The improvement in trends for Veneto exports in the last five years (+10.1%) has been supported by processes of structural transformation. This has increased in recent years owing to tougher international competition, which has selected the companies that are able to increase the quality of their products. These processes principally favour specialised companies, which have shown that they can keep pace with foreign competitors, in the production of capital and intermediate goods. (Figure 2.1.5)
In fact in the period considered here, the increase in Veneto exports of capital and intermediate goods (Note 4) was 19.5% and the weight of the export of these goods on the region's total increased by around four percentage points (from 50.6% in 2002 to 54.9% in 2006).
On the other hand, the trend for the export of consumer goods was more or less stable (-0.1%). Over the last five years, sectors of excellence in Veneto manufacturing (agro-food, clothing-fashion, furniture-home) have had to face strong competition. The competition from some Asian countries, due to low labour costs, has hit numerous specialised manufacturing sectors in the Veneto. This has led to a substantial change in the share of consumer goods in Veneto exports (from 48.9% in 2002 to 44.4% in 2006).

Top  Companies involved in foreign trade

In 2006 the commercial traders in the Veneto who exported to international markets increased by 2.4%, more than 28,000 in total. An increase has been seen in the weight of larger companies on the total value of regional exports. This confirms the importance of company size in the context of increasingly globalised markets. (Table 2.1.2) and (Table 2.1.3)
In the last three years, companies in the region declaring more than €20 million of exported goods have increased by 28 (from 356 in 2004 to 384 in 2006), and their contribution to the share of exports has risen from 51.7% to 55.1%. On the other hand, the number of smaller companies (exports of less than €5 million) has decreased. Between 2004 and 2006 their number fell by 11.9%. In 2006, these companies, although making up nearly 95% of companies in the region, produced 19.8% of the region's total share of exports (22.6% in 2004).

Top  Imports to the Veneto

In 2006 the trade balance recorded a profit yet again (€7,728.4 million). This is mainly due to positive balances with north America (+€3,084 million) and the EU (+€3,832 million). In contrast the geographical areas with which there have been trade deficits are east Asia (- €1,525 million) and north Africa (- €674 million). This trade deficit with east Asia is largely (almost 60%) due to negative sales to China in the fashion sector (textiles, clothing, leather goods). (Figure 2.1.6).
In 2006 imports to the Veneto (+10.3%) increased more than exports. Apart from the importation of expensive energy, the increase was due to the purchase of metal products (+21%), clothing (+7.9%), optical and electronic instruments (+8.3%), the tanning and footwear industry (+16.8%) and machinery (+11.3%).
There was an increase in imports from China (+31.9%), which in only a few years has become the second trading partner of the Veneto (with a share of 7.6% of imports in the region), from the Netherlands (+24%), Spain (+15.3%), Switzerland (+22.2%) and Libya (+44.5%).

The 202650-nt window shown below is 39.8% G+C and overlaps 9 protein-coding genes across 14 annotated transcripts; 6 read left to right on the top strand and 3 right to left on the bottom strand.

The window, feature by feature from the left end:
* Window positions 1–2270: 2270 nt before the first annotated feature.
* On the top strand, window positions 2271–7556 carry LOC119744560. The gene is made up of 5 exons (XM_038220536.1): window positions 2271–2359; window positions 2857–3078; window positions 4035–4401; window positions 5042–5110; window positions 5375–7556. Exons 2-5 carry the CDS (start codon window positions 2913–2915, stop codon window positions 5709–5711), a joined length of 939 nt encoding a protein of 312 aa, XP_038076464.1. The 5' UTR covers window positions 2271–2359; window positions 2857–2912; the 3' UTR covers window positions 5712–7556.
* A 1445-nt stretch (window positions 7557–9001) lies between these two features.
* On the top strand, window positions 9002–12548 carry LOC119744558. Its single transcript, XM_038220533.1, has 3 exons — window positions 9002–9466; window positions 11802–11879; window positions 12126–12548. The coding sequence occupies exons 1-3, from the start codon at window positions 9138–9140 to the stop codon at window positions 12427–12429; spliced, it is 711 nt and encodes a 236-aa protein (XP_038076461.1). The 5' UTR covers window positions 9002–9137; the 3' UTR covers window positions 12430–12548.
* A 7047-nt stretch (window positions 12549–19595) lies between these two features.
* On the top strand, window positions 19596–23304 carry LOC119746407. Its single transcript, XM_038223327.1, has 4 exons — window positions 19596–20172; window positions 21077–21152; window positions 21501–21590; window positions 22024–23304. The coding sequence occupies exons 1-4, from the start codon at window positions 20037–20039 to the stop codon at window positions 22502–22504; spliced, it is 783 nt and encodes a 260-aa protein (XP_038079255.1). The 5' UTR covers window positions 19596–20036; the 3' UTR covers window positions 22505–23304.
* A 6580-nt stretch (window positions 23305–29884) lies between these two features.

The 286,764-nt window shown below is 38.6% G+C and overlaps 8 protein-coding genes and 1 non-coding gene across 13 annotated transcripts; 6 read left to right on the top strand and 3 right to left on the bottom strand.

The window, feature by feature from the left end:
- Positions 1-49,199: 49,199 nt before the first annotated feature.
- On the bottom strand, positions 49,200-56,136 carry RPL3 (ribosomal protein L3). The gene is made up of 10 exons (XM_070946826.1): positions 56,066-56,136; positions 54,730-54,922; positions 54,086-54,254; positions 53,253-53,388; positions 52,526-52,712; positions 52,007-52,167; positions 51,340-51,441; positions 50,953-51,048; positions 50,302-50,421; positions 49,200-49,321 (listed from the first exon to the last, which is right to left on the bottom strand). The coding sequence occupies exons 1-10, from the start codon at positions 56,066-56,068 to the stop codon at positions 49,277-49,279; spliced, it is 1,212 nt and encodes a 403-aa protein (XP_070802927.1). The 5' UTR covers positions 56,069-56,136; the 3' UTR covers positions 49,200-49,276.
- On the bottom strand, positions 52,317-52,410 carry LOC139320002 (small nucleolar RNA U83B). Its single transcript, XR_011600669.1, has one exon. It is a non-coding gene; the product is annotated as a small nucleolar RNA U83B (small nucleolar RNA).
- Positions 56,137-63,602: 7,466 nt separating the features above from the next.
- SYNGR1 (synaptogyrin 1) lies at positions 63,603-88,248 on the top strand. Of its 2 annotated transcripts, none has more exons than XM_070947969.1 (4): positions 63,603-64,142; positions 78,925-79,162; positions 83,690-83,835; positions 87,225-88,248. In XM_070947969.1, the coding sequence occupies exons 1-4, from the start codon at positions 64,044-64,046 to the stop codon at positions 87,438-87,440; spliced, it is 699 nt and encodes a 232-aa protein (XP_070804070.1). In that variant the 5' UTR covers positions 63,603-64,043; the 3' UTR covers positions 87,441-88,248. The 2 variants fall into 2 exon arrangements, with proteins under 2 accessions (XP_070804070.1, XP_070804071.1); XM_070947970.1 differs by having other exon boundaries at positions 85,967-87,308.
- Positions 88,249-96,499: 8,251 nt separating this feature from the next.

Despite the low annual growth in imports from Germany (+2.9%), it is still the main supplier of goods to the region, holding a 22% share of total imports.
Among the European countries involved in the relocation of production, imports from Romania (+3.9%), Slovakia (+8.9%), Croatia (+6.5%) and the Czech Republic (+5%) have increased.

Top  Processing Traffic

One of the dominant features of the world economy in recent years has been the intensification of international trade. In fact many companies have decentralised part of the production of their goods abroad. Primary or semi-worked materials often leave a region to be developed directly in countries where the cost of production is lower. Once made, they return to their country of origin to be sold on the domestic market or to be exported.
Statistics are available at a European Level concerning the volume of international traffic caused by Processing Traffic (PT), a form of international fragmentation of production. PT is a non-compulsory customs procedure subject to a series of customs and tariff facilities peculiar to the EU and often has a corresponding procedure in other countries. (Table 2.1.4).
Temporary exports and reimports measure Outward Processing Traffic (OPT), while temporary imports and re-exports determine the quantity of Inward Processing Traffic (IPT). (Figure 2.1.7) and (Figure 2.1.8).
In recent years there has been a partial reduction in trade related to PT, generated mainly by the process of integration with Central and Eastern European countries. In addition, with the increased liberalisation of international trade, and therefore the reduction of customs charges, PT tends to be carried out through apparently final trade, which is less of a burden in bureaucratic terms.
As concerns PT in the Veneto, the value of reimports out of the total final imports for the region (OPT) has fallen from 3.4% to 1.6% between 2002 and 2006, while the share of re-exports out of the total of final exports for the region (IPT) has decreased by 1.3 percentage points (from 3.2% in 2002 to 1.9% in 2006).
The manufacturing industry that has been most affected by the phenomenon of OPT is that of fashion (textiles, clothing, leather products), with a 64.2% share of the total of reimports for the region and a total value of €357 million, which is close to 16% of value added in the region for the industry. The industries that have been most affected by IPT, on the other hand, are the vehicle industry (38.9% of total re-exports), gold and jewellery industry (19.6%) and chemical products (10%). (Figure 2.1.9) and (Figure 2.1.10).
In 2006 90% of OPT flow was concentrated in Europe (Eastern Europe 47.5% and EU25 42.5%), whilst that of IPT was mainly in the EU25 (41.7%) and in North America (35%).

Top  Foreign trade in the provinces